The Heape family has been traced back to the eleventh century (Heape & Heape, 1905). Walter Heape's father, Benjamin Heape, an entrepreneur, moved from England to Melbourne in the then Australian colonies as a young man and founded the very successful general merchant company of Heape and Grice. He returned with his wealth to Manchester, England, to take over the family textile business. Benjamin Heape eventually became a Director and Vice-Chairman of the

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J. A. Lawitts and J. D. Biggers

Summary. Culture media were developed for pronuclear-stage mouse embryos using simplex optimization, which has the benefit of being able to optimize several components simultaneously. Initially, several different media were generated. All media contained the same components, yet each medium was characterized by having a different component at a high concentration. The simplex procedure identified 4 components (NaCl, pyruvate, KH2PO4 and glucose) which at high concentrations were detrimental to embryo development, compared to the other components tested. For example, all embryos cultured in a medium with high NaCl blocked at the 2-cell stage. The optimization method then adjusted each medium by lowering the concentration of the component or removing it entirely, which resulted in a significant increase in development. In an experiment comparing 8 media generated from the simplex optimization, along with 7 other media, removal of KH2PO4 resulted in the largest increase in development; 88% of embryos were ≥4 cells on Day 3 after hCG, and 53% developed into blastocysts by Day 5.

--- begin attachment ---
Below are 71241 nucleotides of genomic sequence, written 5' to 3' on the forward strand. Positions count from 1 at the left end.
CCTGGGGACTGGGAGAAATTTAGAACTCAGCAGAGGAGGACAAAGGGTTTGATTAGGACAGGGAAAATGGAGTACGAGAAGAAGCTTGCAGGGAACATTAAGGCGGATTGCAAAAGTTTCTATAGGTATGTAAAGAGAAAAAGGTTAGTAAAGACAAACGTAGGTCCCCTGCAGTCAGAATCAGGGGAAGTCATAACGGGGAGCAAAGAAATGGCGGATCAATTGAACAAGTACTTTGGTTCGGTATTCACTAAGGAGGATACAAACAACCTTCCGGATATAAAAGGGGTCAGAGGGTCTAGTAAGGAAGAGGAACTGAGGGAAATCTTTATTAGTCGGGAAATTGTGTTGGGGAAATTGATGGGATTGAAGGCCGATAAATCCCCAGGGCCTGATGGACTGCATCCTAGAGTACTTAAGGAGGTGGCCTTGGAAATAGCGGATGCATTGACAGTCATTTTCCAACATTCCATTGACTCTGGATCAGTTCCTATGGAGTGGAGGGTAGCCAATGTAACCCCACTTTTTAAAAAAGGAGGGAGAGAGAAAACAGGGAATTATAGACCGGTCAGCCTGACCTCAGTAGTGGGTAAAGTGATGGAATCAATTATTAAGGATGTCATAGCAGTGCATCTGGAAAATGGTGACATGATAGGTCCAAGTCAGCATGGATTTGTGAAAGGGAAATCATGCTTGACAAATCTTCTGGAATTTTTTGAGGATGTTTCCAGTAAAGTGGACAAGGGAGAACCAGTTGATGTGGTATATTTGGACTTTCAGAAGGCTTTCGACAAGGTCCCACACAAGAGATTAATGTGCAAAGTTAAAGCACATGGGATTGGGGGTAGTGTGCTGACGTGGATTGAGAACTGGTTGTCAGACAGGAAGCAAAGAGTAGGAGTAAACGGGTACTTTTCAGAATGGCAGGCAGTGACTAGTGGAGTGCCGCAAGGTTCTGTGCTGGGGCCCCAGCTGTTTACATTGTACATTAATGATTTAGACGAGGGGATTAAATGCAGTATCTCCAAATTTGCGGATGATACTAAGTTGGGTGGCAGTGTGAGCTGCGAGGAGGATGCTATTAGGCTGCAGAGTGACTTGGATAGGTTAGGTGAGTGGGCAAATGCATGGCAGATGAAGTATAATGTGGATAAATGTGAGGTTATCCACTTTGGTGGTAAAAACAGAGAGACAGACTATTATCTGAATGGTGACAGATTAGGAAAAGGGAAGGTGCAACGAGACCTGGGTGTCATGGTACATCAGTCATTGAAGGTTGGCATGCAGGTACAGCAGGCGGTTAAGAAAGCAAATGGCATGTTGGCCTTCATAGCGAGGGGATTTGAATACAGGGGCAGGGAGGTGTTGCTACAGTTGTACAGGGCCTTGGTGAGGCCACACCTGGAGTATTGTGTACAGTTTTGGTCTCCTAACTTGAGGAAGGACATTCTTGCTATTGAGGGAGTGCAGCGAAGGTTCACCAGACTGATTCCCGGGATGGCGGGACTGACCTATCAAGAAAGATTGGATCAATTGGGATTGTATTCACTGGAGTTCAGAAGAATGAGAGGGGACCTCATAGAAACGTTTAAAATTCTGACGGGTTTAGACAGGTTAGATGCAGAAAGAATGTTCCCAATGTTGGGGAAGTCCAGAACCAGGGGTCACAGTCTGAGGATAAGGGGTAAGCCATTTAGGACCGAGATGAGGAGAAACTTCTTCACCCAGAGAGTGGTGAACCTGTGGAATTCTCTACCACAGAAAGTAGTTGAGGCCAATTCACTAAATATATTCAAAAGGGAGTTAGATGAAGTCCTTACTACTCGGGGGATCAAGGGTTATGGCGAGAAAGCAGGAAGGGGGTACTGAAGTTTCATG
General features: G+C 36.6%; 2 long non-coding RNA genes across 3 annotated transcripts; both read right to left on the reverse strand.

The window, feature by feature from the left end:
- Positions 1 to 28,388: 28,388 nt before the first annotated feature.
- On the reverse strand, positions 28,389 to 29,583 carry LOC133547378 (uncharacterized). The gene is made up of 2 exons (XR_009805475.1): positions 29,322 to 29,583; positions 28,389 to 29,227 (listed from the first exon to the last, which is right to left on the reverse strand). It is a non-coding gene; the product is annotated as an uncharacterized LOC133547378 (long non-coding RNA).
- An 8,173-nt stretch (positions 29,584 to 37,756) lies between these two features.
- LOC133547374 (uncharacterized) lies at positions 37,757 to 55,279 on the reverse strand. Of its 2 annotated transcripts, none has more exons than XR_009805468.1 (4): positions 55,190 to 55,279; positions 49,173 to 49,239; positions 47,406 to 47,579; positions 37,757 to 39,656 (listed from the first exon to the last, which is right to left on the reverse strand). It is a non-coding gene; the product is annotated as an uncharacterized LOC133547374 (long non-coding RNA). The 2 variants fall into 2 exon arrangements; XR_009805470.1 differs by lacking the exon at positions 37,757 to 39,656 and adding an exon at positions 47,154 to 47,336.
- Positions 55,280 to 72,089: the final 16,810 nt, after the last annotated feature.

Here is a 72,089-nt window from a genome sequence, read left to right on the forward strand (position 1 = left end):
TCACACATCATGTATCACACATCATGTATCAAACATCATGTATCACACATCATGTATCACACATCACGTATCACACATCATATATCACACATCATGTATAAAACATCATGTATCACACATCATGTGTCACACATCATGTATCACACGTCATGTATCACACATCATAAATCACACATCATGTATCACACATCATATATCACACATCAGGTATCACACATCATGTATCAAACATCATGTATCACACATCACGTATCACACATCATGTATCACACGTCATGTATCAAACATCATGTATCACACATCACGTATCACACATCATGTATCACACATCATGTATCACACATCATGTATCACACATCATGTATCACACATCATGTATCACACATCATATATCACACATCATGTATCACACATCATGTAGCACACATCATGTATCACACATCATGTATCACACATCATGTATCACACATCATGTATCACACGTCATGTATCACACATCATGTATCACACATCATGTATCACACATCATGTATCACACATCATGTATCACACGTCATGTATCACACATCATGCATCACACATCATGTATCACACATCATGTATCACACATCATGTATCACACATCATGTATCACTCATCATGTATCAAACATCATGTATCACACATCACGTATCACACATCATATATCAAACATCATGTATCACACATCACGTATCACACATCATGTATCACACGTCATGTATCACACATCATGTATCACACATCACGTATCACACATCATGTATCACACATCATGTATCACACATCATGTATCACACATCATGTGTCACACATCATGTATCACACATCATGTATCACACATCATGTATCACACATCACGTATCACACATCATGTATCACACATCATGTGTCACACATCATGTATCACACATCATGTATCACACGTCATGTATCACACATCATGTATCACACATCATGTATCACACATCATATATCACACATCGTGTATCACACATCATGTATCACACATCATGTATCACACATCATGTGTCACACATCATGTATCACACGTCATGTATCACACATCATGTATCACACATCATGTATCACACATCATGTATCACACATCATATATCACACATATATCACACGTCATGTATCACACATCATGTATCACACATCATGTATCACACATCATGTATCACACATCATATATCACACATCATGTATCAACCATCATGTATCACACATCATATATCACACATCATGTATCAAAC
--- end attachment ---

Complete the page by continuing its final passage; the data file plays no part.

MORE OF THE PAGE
Another experiment compared 4 of the best media generated from the simplex optimization. In 3 out of the 4 media, 90% or more of the embryos were ≥4 cells on Day 3. In 3 of the media, approximately 60% or more of the embryos developed into blastocysts. The simplex optimization procedure is an efficient method for developing culture media and determining requirements for development in vitro.

Keywords: Simplex; culture; mouse; embryo

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R. L. BRINSTER and J. D. BIGGERS

In 1959, Chang provided the first irrefutable proof of fertilization of mammalian ova in vitro. Since that time, fertilization of rabbit ova in vitro has been done by a number of workers. More recently, Yanagamachi & Chang (1963, 1964) have succeeded in fertilizing in vitro the eggs of the golden hamster. This was established microscopically and by the cleavage of some of the ova to the twocell stage. No one has yet succeeded in fertilizing mouse ova in vitro. This report describes a method for fertilizing mouse ova in vitro and obtaining the successive cleavage stages up to the blastocyst.